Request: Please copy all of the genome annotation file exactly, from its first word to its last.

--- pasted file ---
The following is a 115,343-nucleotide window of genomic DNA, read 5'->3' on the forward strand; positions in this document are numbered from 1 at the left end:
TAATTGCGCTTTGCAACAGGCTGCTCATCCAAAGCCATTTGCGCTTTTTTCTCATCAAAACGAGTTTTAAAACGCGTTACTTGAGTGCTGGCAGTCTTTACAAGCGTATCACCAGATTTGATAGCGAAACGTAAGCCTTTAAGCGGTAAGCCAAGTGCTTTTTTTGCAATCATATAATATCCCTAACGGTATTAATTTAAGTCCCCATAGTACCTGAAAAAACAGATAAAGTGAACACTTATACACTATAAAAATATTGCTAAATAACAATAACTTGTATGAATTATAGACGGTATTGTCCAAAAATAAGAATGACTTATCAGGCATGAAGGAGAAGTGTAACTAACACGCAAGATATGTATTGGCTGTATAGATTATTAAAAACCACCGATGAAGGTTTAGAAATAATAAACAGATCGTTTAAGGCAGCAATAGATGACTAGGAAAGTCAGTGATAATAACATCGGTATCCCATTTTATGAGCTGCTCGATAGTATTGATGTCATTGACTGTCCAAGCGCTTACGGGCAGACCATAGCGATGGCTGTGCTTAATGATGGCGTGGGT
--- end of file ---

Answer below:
The following is a 115,343-nucleotide window of genomic DNA, read 5'->3' on the forward strand; positions in this document are numbered from 1 at the left end:
TAATTGCGCTTTGCAACAGGCTGCTCATCCAAAGCCATTTGCGCTTTTTTCTCATCAAAACGAGTTTTAAAACGCGTTACTTGAGTGCTGGCAGTCTTTACAAGCGTATCACCAGATTTGATAGCGAAACGTAAGCCTTTAAGCGGTAAGCCAAGTGCTTTTTTTGCAATCATATAATATCCCTAACGGTATTAATTTAAGTCCCCATAGTACCTGAAAAAACAGATAAAGTGAACACTTATACACTATAAAAATATTGCTAAATAACAATAACTTGTATGAATTATAGACGGTATTGTCCAAAAATAAGAATGACTTATCAGGCATGAAGGAGAAGTGTAACTAACACGCAAGATATGTATTGGCTGTATAGATTATTAAAAACCACCGATGAAGGTTTAGAAATAATAAACAGATCGTTTAAGGCAGCAATAGATGACTAGGAAAGTCAGTGATAATAACATCGGTATCCCATTTTATGAGCTGCTCGATAGTATTGATGTCATTGACTGTCCAAGCGCTTACGGGCAGACCATAGCGATGGCTGTGCTTAATGATGGCGTGGGT